2. Style: Remember that a destination playground is unique in character, style, and execution. It should not look like any other park within the system or region. This means you need to define a style that can only exist here, in this park, at this time. That doesn’t mean if you live in Texas, it has to be Alamo-themed, or ocean-themed if you live in Florida, but the style needs to have a reason for being the way it is that makes sense to visitors. At the Bellaboos Imagination Garden, a new project opening soon in Lake County, Ind., outside its already-successful indoor play space, a pirate-themed play area is emerging. Although nowhere near the ocean, this whimsical area theme is woven into a story about the existing mascot and friends he meets on his adventures that will make perfect sense to those who already enjoy their programming.

3. Infrastructure: This is a great word for stuff that no one appreciates unless it is missing. Things like shade, bathrooms, parking, walkways, drinking fountains, benches, tables, recycle containers, lights, and maybe free Wi-Fi, are not particularly glamorous but increase the duration of a comfortable stay for guests. Make sure you have these covered and be prepared to react to demands that may not have been foreseen.

4. Materials: Using materials that have longevity, like stone, concrete, and steel, can help manage long-term costs. Tailor the material choice to align with performance expectations, using less-durable materials sparingly, where change is likely to occur. Use renewable materials where a natural look and feel is desired.

5. Water: Consider water. It is magical for children, well, to all of us really. It comes with a long list of headaches and maintenance challenges, but water will attract people. Period. With careful planning and a close eye to safety, water can add tremendous value to a play space.

6. Context: Consider the selection of the site for economic, social, and natural resources. You want a site that is marketable, ready to be developed, safe, and the right amount of natural beauty that can be embraced in a responsible way. Don’t underestimate the value of the environment that the play experience sits within. Don’t buy the biggest piece of playground equipment you can afford and place it in a ring of engineered wood fiber. Instead, thoughtfully sculpt the land, add interpretive signs, add multiple access points, places to sit, places to connect, and layer each element of the site with details that strengthen the style or theme.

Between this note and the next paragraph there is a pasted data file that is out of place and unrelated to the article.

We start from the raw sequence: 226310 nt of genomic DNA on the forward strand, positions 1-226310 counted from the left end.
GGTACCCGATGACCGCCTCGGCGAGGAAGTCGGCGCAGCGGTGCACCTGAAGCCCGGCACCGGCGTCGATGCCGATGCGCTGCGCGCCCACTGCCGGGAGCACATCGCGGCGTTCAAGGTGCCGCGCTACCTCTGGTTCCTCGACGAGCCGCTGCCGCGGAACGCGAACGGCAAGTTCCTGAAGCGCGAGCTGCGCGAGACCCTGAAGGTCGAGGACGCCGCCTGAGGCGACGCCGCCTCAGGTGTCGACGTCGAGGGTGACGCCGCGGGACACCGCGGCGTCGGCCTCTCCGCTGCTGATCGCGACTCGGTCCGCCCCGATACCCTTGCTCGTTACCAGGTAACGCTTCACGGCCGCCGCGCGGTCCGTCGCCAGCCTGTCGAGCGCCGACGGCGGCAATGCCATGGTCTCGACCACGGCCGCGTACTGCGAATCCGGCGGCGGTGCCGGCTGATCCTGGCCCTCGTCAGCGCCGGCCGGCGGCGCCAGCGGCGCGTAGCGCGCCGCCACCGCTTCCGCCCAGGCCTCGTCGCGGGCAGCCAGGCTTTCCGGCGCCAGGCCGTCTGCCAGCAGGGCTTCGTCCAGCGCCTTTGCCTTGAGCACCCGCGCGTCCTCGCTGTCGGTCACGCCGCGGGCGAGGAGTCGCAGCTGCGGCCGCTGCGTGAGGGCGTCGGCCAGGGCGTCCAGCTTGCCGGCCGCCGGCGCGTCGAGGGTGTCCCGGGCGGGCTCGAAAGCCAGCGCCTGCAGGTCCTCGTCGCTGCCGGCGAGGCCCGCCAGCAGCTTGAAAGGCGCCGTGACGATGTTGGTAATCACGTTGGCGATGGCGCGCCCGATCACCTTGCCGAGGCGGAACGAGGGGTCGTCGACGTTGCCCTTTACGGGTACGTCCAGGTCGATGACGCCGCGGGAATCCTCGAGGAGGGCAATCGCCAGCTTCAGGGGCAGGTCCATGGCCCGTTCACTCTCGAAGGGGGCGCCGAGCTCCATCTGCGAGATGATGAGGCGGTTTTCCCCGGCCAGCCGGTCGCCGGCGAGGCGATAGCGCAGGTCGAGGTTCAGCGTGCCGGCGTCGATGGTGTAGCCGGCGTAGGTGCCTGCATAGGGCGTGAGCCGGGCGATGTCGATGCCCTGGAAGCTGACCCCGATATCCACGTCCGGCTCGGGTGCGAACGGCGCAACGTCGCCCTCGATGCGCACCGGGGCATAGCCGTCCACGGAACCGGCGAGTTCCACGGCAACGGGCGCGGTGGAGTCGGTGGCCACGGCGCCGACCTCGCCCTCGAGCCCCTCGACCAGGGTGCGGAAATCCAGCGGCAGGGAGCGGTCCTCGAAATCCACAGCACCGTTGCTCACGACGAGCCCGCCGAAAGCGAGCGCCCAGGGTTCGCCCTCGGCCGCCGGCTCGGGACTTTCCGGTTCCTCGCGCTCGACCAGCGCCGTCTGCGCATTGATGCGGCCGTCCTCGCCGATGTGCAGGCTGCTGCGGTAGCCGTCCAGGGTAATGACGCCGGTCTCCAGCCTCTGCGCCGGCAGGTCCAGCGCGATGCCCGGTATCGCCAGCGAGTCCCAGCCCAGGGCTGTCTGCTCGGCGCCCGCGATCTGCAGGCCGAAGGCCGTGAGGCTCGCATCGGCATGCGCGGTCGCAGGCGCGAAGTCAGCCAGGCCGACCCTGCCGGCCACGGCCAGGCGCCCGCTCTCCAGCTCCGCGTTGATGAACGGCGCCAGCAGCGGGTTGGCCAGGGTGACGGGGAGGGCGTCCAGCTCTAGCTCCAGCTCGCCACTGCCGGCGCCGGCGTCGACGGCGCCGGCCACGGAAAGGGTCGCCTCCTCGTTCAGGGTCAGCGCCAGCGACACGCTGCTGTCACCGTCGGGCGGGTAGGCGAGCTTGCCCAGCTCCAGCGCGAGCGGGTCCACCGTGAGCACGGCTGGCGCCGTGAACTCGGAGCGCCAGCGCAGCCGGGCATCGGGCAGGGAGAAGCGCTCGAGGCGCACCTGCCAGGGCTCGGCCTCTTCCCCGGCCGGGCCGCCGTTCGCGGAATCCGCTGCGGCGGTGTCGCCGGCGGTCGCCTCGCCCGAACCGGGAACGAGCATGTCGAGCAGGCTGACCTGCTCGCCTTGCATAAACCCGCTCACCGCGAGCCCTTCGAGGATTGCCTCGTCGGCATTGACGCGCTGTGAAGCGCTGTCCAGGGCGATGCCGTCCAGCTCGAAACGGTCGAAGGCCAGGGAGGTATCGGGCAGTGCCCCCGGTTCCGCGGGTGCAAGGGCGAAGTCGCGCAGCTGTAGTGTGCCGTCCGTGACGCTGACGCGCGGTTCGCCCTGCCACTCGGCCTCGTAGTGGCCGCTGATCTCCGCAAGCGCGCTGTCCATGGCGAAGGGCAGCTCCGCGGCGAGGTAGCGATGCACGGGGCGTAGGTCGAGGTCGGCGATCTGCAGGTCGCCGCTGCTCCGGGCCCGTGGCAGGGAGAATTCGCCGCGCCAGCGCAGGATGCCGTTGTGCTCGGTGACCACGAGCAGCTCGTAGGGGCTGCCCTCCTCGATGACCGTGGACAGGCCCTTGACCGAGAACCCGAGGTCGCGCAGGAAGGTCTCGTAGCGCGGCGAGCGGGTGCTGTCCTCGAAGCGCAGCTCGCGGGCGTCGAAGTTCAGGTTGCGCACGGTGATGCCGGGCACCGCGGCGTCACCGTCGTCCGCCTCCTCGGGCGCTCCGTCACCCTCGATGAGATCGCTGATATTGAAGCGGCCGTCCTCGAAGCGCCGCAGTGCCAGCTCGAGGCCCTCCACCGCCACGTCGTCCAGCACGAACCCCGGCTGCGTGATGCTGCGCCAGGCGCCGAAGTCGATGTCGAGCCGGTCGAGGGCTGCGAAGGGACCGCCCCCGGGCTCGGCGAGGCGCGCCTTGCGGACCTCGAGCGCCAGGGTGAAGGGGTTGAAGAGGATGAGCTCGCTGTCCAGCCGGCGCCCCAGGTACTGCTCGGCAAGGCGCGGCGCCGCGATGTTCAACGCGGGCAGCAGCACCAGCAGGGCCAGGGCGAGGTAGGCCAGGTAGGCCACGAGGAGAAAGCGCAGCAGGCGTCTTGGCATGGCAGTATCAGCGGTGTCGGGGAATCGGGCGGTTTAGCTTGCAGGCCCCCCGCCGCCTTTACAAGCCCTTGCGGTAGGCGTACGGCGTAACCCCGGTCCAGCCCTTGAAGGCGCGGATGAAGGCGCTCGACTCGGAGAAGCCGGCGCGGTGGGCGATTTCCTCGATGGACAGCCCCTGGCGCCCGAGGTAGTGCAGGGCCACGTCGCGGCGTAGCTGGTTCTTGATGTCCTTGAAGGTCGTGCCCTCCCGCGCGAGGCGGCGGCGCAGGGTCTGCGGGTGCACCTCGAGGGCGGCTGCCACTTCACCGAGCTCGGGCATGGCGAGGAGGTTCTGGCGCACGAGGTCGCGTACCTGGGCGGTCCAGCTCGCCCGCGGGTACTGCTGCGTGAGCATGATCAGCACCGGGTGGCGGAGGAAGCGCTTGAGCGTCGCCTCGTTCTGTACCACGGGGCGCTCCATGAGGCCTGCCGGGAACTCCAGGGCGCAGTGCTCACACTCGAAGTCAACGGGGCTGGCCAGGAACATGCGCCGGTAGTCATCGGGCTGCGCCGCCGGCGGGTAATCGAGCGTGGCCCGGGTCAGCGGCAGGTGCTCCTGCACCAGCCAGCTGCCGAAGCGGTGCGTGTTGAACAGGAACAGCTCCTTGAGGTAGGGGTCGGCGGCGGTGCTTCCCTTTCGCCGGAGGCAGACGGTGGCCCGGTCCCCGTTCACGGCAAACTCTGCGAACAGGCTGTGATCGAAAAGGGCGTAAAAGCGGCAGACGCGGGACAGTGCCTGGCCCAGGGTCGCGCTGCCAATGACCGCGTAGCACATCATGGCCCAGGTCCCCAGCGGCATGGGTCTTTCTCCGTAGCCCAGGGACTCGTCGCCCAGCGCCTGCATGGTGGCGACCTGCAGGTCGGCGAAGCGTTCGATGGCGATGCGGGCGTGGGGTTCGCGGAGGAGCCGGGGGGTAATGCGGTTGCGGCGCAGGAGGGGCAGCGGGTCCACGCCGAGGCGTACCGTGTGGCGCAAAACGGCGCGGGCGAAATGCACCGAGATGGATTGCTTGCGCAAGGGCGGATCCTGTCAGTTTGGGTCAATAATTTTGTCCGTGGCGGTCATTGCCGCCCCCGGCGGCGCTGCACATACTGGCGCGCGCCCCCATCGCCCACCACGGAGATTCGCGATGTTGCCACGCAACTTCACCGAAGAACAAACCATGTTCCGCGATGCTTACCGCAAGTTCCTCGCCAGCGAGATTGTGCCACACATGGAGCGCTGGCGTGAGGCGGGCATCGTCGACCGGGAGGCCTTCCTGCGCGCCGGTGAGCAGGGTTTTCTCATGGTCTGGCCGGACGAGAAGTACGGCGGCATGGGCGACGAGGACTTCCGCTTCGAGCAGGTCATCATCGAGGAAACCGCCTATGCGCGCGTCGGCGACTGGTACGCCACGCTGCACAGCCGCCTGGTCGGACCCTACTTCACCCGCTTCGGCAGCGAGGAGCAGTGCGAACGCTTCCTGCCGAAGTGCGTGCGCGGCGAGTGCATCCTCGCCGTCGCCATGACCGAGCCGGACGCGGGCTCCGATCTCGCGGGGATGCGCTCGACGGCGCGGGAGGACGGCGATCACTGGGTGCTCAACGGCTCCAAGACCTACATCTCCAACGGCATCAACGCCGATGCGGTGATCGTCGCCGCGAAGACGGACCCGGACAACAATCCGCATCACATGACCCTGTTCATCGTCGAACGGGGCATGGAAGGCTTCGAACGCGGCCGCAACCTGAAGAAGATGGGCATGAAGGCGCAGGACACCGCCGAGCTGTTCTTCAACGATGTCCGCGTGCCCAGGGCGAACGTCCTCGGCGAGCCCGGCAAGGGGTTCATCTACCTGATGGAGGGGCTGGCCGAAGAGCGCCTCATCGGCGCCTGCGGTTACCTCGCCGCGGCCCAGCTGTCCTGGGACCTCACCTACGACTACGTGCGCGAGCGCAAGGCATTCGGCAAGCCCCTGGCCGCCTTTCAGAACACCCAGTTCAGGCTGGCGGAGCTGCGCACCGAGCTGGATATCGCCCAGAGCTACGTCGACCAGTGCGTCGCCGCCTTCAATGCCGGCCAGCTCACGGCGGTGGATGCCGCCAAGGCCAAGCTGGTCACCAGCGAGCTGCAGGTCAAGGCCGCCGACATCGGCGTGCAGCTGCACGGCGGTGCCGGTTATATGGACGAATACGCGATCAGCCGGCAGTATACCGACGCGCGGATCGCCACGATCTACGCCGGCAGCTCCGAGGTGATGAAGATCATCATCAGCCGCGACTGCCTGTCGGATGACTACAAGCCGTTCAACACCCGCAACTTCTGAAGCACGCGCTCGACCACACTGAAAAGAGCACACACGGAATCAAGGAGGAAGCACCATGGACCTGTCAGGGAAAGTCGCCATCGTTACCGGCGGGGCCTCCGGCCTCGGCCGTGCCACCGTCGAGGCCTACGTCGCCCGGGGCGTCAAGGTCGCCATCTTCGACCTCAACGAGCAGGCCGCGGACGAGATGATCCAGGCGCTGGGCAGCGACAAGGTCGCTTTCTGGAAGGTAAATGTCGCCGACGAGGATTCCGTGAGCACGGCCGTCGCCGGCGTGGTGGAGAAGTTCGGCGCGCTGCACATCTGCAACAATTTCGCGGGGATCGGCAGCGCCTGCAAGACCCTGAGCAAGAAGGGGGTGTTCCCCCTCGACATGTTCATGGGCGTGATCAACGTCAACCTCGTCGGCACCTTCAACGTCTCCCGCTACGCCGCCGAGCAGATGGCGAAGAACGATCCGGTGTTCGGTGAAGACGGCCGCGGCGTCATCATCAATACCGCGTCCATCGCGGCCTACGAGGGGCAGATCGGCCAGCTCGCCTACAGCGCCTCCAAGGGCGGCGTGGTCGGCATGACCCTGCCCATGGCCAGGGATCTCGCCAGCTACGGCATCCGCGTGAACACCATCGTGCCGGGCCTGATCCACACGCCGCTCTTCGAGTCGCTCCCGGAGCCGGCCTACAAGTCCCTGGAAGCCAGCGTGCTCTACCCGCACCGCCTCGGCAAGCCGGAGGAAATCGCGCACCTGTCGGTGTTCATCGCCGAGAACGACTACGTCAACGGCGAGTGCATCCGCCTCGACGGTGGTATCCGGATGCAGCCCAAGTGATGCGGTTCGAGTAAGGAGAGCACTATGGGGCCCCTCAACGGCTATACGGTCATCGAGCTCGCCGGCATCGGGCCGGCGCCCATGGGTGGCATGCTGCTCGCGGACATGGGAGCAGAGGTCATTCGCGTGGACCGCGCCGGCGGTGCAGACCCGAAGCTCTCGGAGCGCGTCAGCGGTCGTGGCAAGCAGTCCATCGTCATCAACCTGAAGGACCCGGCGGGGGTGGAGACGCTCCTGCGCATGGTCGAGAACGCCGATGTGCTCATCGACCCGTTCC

7. Operations: With an increase of visitors comes an increase in maintenance, potentially increased staff needs, some misuse, some need to educate or “train” visitors, and escalated replacement of wear items. It will happen, so plan for it financially and programmatically. Plan some downtime, when things can be addressed, like closing every Monday morning, just to touch things up, pick up trash, and give the surroundings a chance to recover. Consider security, safety, and emergency plans and how the physical site may be impacted by the requirements of each.

8. Budget: This is a big one. How big is your vision? How big is your pocketbook? And do they align? Designers can draw and dream for days (guilty), but it really has no value if it can’t be built. The question of size comes along with the budget as they are directly related. Consider somewhere between a half-acre to two acres to offer a meaningful experience as a reasonable starting point, depending on the anticipated use. It is important to set a realistic budget, have good contingencies, and realize that the market is ever-changing. “Custom anything” implies expensive, and since the intent is to build custom experiences here…well, you get the picture. Not everything has to be custom; donors tend to get behind projects like these, and projects can be phased in, but nothing can slow momentum quicker than having too big a vision that just cannot be afforded.

9. Success: Tell everyone about the project, engage social media, and don’t underestimate the power of parent blogs, addressing hiccups quickly to avoid issues. Expect success, plan for expansion, plan for replacement of items so popular they get worn out, and plan for rotation of experiences, seasonally. Keep it fresh; Disney has projects planned for the next decade or more, so consider doing the same on your own scale.

If all goes well, next time families visit your destination playground, you will hear, “My daughter LOVED the park, did NOT want to leave,” “My kids ADORE this place,” and “So, so, so, so cool!”

Eric Hornig is a Principal and landscape architect with Hitchcock Design Group’s Recreation Studio and can be reached at Hitchcock Design Group is a landscape architecture and planning firm with offices in Chicago and Naperville, Ill.